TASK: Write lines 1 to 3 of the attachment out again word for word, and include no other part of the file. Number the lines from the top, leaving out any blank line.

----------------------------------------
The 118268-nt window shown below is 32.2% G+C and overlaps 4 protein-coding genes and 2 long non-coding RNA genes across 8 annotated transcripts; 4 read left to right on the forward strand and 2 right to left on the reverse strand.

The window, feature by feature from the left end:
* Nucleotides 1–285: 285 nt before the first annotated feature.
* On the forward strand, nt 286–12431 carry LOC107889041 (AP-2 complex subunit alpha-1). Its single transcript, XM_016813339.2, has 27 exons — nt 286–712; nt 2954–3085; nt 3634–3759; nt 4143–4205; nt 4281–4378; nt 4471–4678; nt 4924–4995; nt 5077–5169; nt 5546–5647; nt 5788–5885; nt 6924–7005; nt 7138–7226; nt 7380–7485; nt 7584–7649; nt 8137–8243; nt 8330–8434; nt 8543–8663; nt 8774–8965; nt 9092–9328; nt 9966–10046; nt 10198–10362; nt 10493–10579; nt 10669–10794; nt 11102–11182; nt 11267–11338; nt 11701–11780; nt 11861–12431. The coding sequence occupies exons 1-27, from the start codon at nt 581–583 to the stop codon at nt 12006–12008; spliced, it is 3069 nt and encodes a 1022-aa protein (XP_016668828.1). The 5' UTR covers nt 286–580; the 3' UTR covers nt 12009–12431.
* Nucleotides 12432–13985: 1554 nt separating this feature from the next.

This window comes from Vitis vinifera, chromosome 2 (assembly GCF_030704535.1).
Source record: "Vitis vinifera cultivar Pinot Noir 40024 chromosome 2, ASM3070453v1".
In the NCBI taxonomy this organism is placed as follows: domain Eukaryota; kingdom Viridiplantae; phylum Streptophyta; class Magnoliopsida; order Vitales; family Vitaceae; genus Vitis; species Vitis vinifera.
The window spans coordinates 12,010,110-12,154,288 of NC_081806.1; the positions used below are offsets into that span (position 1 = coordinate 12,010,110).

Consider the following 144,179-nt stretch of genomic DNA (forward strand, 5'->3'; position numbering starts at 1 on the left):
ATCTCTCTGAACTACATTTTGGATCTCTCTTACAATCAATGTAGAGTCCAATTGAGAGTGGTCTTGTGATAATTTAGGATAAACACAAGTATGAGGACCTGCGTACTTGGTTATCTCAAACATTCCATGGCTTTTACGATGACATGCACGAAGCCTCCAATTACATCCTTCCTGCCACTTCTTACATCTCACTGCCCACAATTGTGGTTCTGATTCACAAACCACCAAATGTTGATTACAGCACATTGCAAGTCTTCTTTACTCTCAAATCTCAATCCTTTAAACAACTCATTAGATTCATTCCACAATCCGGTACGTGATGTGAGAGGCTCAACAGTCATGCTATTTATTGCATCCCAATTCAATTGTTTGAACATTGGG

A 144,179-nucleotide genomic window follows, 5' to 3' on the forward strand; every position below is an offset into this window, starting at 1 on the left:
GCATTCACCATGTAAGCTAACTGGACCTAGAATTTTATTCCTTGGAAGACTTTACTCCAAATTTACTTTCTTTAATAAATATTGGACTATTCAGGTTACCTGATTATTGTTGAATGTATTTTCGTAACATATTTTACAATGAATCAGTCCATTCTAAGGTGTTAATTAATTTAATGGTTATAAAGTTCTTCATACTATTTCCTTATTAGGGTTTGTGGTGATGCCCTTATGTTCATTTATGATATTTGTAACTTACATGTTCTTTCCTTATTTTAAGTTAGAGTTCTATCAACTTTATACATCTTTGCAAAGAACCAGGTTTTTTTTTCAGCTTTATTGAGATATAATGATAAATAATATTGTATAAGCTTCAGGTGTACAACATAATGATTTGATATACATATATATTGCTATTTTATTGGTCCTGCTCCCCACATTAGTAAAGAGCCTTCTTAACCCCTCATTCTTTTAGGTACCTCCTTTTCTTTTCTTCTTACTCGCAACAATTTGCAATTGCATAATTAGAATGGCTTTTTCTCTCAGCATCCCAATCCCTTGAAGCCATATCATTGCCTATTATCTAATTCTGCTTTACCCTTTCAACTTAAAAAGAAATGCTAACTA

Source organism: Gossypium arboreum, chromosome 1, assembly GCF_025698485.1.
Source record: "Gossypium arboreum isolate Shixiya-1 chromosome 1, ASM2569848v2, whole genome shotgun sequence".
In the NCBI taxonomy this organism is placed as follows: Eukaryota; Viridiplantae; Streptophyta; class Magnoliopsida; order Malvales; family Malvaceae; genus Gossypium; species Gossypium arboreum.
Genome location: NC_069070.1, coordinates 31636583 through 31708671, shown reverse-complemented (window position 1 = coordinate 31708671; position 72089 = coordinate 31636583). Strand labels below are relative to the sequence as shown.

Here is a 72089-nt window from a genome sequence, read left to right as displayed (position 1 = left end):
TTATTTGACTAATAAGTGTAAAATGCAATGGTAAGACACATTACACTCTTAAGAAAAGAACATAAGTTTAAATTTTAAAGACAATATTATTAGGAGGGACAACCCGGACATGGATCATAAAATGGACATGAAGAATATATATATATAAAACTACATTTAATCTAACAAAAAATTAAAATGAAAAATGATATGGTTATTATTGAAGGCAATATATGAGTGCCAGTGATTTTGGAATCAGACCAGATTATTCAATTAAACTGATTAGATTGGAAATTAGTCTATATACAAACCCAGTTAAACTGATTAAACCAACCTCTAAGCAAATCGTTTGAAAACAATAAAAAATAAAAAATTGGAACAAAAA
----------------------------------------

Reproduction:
The 118268-nt window shown below is 32.2% G+C and overlaps 4 protein-coding genes and 2 long non-coding RNA genes across 8 annotated transcripts; 4 read left to right on the forward strand and 2 right to left on the reverse strand.

The window, feature by feature from the left end:
* Nucleotides 1–285: 285 nt before the first annotated feature.